The lawyer representing Prime Minister Benjamin Netanyahu’s government sparked an uproar, during a high-stakes Tuesday High Court of Justice hearing on petitions against the first piece of judicial overhaul legislation, when he dismissed Israel’s foundational Declaration of Independence as a “hasty” document endorsed by unelected signatories that cannot be a source of legal authority.
Several justices enumerated the view that the Knesset’s authority to legislate derives from the 1948 Declaration of Independence, which defines Israel as a Jewish and democratic state. Arguing that the Knesset cannot legislate laws — even Basic Laws — that erode Israel’s Jewish or democratic character, the judges indicated that the court thus had the authority to police those guardrails.
But Ilan Bombach, the attorney who is representing the government in the High Court since Attorney General Gali Baharav-Miara has refused to do so, replied that the signatories of the foundational document were unelected and that it was “unthinkable” to say the declaration must “bind all future generations.”
“Because 37 people were authorized to sign the hasty Declaration of Independence, which was still being drafted until the last moment, this should obligate people who came later?” Bombach responded.
The comments at the hearing garnered wide rebuke from the bench and beyond for appearing to deride and downplay the significance of the Declaration of Independence, with the opposition Yesh Atid party seizing on the moment to charge that “there is no clearer proof that there is an anti-Zionist, anti-Israeli, anti-democratic government in Israel that will burn the pages of history and tarnish the founders of the state, all for despicable political considerations.”
While the formulation of the Declaration of Independence indeed only began three weeks before it was read aloud by Israel’s first prime minister, David Ben Gurion, on May 14, 1948, it went through several drafts and hands before it was signed.
The 37 signatories were members of the Provisional State Council, a body representing the Zionist movement’s various groups.
Later during Tuesday’s hearing, Justice David Mintz, considered among the bench’s most conservative judges, also questioned the idea of the Declaration of Independence as a statutory document.
“By referring to the Declaration of Independence you are creating something out of nothing; there is no implied authority [from the Declaration of Independence],” Mintz told Aner Helman, who was representing the attorney general. Mintz has previously written that the court has no authority to strike down Basic Laws.
Toward the end of the hearing, Bombach assured the court that the government was not about to start working changes into the Declaration of Independence. “The government and I want the Declaration of Independence to continue to be a document we rely upon. But that doesn’t turn it into a legal text. It’s unthinkable to take a document on sovereignty and use it to negate future sovereignty,” he said.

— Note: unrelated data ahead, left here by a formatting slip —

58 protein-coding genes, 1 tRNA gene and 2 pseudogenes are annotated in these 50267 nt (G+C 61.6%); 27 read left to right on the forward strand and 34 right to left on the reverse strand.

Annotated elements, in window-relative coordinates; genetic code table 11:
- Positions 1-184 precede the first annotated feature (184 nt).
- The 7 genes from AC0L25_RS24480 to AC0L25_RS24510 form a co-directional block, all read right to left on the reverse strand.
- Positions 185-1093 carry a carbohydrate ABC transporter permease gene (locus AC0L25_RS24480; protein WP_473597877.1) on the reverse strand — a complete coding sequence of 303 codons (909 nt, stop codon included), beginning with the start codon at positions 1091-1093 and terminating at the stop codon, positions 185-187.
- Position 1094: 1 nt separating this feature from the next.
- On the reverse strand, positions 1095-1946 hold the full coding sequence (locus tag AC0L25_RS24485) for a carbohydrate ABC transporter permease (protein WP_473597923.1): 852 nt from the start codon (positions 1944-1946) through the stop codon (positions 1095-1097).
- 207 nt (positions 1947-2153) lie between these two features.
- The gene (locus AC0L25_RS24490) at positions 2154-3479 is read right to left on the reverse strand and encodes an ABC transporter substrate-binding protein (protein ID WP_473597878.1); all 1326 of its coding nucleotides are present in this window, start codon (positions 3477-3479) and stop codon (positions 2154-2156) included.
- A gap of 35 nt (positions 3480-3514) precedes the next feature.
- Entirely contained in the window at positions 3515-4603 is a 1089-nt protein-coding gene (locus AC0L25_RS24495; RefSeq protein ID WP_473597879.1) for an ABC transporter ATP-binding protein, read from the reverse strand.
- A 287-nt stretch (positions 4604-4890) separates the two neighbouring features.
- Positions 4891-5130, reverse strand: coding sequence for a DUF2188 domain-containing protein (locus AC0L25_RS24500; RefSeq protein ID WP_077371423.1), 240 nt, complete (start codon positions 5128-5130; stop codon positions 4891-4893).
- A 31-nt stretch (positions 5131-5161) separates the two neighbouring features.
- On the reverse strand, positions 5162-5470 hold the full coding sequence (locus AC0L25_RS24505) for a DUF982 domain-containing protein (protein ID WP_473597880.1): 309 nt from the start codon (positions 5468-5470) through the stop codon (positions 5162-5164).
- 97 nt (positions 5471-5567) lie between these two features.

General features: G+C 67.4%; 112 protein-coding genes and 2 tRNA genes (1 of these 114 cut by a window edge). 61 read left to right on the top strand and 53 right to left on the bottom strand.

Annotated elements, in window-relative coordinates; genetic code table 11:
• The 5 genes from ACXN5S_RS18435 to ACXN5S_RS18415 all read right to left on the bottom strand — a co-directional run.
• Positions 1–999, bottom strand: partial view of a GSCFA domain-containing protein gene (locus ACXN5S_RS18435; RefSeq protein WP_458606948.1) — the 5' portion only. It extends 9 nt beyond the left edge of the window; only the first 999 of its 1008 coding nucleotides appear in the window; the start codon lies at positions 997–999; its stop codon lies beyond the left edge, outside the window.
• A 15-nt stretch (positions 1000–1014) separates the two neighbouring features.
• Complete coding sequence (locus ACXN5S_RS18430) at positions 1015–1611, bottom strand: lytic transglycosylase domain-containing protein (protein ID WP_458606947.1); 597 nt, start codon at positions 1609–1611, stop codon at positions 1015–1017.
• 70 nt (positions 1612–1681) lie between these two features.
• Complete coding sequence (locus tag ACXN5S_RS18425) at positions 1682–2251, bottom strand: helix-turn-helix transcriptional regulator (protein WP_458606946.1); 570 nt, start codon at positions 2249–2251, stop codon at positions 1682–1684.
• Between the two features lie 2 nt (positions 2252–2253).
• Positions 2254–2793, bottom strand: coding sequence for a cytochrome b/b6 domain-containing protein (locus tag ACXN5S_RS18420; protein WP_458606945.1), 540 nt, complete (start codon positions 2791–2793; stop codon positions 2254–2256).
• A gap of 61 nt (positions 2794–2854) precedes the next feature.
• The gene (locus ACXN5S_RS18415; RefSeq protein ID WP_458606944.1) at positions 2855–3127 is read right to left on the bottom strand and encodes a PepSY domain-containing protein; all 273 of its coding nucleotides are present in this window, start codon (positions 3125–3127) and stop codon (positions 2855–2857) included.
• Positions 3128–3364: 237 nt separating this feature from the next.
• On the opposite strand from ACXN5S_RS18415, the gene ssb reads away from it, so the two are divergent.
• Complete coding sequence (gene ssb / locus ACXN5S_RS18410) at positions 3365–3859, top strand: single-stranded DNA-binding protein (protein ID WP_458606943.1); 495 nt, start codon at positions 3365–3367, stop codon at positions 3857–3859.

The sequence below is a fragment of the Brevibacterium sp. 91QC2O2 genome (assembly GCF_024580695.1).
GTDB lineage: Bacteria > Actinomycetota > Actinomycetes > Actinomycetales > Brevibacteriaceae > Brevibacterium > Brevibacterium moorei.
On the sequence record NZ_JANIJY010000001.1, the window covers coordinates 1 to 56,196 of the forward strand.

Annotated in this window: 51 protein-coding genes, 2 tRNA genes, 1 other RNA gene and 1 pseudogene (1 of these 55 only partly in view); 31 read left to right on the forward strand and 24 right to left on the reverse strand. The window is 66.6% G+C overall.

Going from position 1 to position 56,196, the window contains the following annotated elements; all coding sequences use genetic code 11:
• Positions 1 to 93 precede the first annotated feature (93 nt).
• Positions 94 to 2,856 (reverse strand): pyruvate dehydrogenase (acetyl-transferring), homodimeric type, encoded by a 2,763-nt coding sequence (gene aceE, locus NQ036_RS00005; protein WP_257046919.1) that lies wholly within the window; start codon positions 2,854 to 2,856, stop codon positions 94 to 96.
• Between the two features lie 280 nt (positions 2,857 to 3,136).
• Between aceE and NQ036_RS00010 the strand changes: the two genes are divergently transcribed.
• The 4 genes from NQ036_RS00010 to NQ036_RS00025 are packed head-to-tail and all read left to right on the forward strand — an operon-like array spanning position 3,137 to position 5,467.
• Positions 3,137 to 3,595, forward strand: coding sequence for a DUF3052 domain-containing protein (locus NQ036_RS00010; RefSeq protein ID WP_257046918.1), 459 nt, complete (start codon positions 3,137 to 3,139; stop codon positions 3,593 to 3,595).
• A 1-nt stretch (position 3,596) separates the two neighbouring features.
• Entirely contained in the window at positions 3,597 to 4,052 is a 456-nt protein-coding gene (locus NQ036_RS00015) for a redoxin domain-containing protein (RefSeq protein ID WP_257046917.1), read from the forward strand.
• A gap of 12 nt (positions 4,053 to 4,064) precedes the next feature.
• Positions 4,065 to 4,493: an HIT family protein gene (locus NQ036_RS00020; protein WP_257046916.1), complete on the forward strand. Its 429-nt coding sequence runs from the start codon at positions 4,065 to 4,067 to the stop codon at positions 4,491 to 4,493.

The lawyer later told the Kan public broadcaster that the government wants the Declaration of Independence to continue to serve as the “founding document,” even though it does not have “constitutional validity.”
Bombach took to the morning talk shows on Wednesday to defend his comments.
“It’s a founding document, not a legal one,” he reiterated, speaking to the Ynet news site. He declined to say whether this opinion represented the views of the government, saying only that “this specific viewpoint represents the views of the High Court in its rulings.”
“From a legal point of view, it has no legal value,” he told Radio 103 FM. “In the sense that what happens if a law contradicts the values in the Declaration of Independence? What takes precedence? The answer is that the law does.”
An unprecedented panel of all 15 justices presided over the highly charged session in response to petitions against a law, enacted in July, which restricts judicial review of government decisions using the rubric of reasonableness. While no decision is expected for weeks or possibly months, the bench’s reactions and questions, many of which cut to the heart of the state’s foundational tenets, were being closely watched for signs of what direction the court might take and whether a feared constitutional crisis may be in the offing.
Bombach tried several times to switch the discussion to the reasonableness law itself, calling the question of the Knesset’s source of power a “theoretical, academic” discussion, but the justices pressed him on the matter, pointing out that the government’s argument began by stressing the High Court’s lack of authority to intervene in Basic Laws.
Bombach maintained that the reasonableness law does not erode Israel’s democratic character, as the petitioners claim, to which Justice Isaac Amit replied that historically, “democracy dies in a series of small steps,” pointing to the other judicial overhaul laws that have been declared or have started their legislative process.
Speaking to Radio 103 FM on Wednesday, Bombach said he was ultimately convinced that the court would rule in the government’s favor.
“The court will not overturn this Basic Law,” he said. “I can tell you that in many of the [High Court] cases that I won, the judges asked me the hardest questions, and those who were there were sure we would lose, but we won.”
“I don’t think the court wants to overturn a Basic Law, specifically not this one,” he said.